TOGO: Togolese Radio

Aklowa Falls – Source

For a small country, there’s a lot of good radio from Togo! As always, I used Radio Garden this month to take a listen; here are some stations that really caught my ear.

Obé Web Radio – Online radio out of Lomé – this has been one of my favourites to listen to. It’s a really good mix of pop, rap, dance music – mainly francophone African. It’s a lot of good upbeat music, mixed well with not too many repeats. Listen live here.

Gameli Folklorique – Radio Gameli has several different channels; I’m really enjoying the folk music one, especially the drumming with complex polyrythms, backed with choirs. Listen live here.

Ahouevi – A really good broad selection of music – I’ve tuned in on different days at different times and listened to jazz, R&B, Togolese folk, and Koffi Olomide’s “Coronavirus Assassin” lockdown song about God’s wrath. Ahouevi’s site also has Togolese news and a heavy focus on football. Listen live here.

Radio Nataan – “The Voice of the Savannah” – the northernmost radio station I could find, based out of Dapaong, where coastal Africa starts to transition into the dry Sahel. They have a strong focus on sharing artists from Togo’s north, as well as the region’s history and culture. Listen live here.

Radio Université de Kara – Campus radio from the University of Kara in northern Togo. It’s the second university in Togo and has some of the best computer tech in the region. When I tuned in the campus channel was playing funk-gospel. Listen live here.

TOGO: Togolese grilled chicken

I’m going to take a go at Togolese grilled chicken – it’s not a complicated recipe, but the simplicity is what makes it so good. Marinate some drumsticks, throw it on the grill, life’s good. I’m using this recipe from Biscuits and Ladles, a Ghanaian blogger who also showcases other West African recipes.

The marinade has everything needed for good chicken – garlic, ginger, onion, lemon juice, hot peppers, and red palm oil for that real West African flavour. I forgot to get fresh chilies, but the recipe does give you leeway on what pepper to use, as long as it’s nice and hot, so I used a good dose of hot Korean pepper.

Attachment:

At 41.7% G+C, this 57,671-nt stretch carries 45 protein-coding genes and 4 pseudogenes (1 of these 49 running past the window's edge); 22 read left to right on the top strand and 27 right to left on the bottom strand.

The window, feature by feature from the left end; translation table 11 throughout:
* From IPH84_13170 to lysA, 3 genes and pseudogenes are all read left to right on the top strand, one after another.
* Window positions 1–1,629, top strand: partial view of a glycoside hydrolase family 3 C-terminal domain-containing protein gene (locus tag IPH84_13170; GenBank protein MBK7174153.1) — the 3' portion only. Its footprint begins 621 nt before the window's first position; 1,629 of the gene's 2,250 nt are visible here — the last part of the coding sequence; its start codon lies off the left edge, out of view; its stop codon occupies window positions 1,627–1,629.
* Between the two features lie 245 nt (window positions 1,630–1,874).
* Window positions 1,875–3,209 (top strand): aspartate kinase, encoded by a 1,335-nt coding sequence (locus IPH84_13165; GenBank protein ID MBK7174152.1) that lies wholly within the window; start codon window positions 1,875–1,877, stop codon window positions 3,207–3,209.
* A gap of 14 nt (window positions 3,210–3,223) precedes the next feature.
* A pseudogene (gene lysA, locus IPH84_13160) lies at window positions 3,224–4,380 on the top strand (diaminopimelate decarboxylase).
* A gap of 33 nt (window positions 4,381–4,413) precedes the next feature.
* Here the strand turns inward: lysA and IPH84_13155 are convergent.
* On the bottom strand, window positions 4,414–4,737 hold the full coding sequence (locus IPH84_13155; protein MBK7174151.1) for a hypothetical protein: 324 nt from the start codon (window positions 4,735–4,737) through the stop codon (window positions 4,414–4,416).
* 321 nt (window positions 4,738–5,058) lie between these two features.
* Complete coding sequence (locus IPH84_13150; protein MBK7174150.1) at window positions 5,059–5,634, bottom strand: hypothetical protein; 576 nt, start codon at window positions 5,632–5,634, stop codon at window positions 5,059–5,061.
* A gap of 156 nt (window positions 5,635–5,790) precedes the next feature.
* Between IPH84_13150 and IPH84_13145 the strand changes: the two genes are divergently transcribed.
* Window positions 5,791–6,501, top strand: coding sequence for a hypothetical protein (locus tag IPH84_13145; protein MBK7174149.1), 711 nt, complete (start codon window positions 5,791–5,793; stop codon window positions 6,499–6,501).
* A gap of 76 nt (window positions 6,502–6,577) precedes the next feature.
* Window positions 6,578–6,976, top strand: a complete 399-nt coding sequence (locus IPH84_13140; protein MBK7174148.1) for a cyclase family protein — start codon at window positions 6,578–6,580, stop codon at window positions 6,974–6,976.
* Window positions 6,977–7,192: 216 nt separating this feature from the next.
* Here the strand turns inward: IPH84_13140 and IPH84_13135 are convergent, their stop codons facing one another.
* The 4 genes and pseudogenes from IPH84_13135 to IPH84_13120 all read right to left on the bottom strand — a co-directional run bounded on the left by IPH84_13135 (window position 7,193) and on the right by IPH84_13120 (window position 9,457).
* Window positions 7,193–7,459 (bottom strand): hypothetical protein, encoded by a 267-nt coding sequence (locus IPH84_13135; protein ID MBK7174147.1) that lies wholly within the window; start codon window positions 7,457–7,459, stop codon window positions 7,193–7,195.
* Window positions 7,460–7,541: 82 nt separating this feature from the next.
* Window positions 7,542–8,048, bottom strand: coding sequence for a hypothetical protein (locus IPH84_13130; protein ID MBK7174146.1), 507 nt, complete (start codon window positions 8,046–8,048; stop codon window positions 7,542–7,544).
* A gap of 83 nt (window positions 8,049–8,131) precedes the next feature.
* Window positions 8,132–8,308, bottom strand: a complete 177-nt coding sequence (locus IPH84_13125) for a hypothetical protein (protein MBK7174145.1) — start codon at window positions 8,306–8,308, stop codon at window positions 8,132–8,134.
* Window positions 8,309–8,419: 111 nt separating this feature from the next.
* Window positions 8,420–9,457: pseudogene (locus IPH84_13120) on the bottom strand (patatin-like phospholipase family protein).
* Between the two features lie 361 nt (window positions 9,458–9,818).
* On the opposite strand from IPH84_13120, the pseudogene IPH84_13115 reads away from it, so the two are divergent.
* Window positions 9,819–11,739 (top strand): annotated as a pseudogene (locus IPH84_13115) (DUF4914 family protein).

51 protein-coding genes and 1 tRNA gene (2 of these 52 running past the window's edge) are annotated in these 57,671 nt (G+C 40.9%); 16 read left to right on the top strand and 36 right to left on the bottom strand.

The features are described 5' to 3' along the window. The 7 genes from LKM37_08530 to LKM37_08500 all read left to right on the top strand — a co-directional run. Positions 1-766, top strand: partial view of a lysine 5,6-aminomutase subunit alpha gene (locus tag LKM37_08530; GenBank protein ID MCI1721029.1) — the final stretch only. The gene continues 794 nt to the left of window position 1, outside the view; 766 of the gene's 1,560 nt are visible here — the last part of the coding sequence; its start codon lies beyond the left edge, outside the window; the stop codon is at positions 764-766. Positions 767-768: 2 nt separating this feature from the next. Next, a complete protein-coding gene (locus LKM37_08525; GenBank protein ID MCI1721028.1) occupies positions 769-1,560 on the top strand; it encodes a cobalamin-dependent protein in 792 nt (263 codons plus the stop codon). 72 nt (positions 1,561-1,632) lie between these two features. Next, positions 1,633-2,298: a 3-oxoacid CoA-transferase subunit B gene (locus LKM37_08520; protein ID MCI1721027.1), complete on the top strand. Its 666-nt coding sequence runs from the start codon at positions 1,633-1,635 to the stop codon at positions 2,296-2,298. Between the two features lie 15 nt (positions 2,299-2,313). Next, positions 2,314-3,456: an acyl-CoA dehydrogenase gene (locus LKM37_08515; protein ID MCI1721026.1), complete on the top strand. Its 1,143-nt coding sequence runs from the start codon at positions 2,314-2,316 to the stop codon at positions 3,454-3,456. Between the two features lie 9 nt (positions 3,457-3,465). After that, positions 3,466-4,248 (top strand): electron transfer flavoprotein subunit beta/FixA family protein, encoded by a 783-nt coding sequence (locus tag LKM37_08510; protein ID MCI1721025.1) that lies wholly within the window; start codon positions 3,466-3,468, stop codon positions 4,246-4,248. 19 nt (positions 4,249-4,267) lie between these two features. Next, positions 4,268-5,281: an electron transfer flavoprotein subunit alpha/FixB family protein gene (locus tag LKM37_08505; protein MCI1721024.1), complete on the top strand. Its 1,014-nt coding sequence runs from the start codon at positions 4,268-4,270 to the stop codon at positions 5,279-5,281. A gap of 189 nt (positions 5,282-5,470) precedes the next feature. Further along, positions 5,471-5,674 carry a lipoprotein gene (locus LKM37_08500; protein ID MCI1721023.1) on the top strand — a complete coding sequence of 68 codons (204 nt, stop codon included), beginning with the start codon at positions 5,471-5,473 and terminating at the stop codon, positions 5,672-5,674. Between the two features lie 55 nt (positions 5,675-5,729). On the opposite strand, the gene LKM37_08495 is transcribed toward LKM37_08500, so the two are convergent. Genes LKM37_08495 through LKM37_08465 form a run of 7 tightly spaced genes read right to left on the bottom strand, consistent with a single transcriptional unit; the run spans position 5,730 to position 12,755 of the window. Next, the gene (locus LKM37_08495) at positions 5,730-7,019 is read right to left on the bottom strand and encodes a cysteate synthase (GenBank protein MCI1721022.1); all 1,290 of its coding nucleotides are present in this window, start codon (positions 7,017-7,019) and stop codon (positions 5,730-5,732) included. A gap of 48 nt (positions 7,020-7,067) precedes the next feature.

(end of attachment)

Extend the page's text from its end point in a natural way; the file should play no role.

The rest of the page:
I’m also going to use my oven to broil them – I don’t have a BBQ right now, but broiling will get you a similar result as grilling. Just make sure you put some tinfoil on a baking sheet to catch the drippings! Broiling chicken legs on high generally takes 20 minutes, turn halfway, and make sure the internal temperature is ok.

This turned out great – the chicken is crispy and juicy, with a ton of flavour from the marinade. Spicy, lemony, gingery, just all around delicious. This is going to be my BBQ go-to from now on – super easy and super tasty.

TOGO: King Mensah – Afrika Yako

King Mensah, “The Golden Voice of Togo”, with a powerful cry for pan-African unity and the fight for democracy over corruption, with lyrics of “We forgot that the real power of Africa is us” and hearkening to African leaders who were killed before their time, like Patrice Lumumba of the DRC, Diallo Telli of Guinea, and Ruben Um Nyobè of Cameroon.

Here’s also a good little interview with King Mensah (subtitles in English) about sharing the roots of culture and the importance of choosing which language to sing in.

TOGO: Peanut and sweet potato velouté

Peanut (groundnut) stew is found all over West Africa, and there are a million variations on the recipe – some have meat, some have vegetables, some are spicy, and the vast majority include sweet potato. I’m going to use this Togolese recipe from AfrikCuisine that’s a velouté instead of a stew – it’s blended velvety smooth after cooking.